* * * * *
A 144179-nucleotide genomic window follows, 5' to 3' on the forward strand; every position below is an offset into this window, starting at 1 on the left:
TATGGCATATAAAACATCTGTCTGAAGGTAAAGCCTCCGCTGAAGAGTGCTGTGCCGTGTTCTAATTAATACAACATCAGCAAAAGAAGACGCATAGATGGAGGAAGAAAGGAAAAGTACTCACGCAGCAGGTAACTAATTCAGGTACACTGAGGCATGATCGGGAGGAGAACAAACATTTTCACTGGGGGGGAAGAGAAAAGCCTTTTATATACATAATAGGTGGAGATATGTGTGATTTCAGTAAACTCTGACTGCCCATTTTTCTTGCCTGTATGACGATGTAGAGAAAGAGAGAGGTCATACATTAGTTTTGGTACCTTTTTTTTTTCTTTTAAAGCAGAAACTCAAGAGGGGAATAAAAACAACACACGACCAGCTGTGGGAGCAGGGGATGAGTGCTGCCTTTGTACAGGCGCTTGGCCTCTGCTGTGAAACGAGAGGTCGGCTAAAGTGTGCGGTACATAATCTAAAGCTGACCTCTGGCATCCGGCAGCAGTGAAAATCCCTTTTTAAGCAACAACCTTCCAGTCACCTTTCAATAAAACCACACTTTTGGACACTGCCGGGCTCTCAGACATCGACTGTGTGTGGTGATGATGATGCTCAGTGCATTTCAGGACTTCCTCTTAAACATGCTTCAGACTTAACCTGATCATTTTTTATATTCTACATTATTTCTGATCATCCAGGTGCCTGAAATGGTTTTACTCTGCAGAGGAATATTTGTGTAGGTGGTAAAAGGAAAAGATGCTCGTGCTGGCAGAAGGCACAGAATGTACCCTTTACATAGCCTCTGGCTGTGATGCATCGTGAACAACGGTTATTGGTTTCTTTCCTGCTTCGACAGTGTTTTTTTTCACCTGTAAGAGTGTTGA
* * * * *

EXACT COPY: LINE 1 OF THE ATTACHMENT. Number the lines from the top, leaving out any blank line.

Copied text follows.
A 144179-nucleotide genomic window follows, 5' to 3' on the forward strand; every position below is an offset into this window, starting at 1 on the left: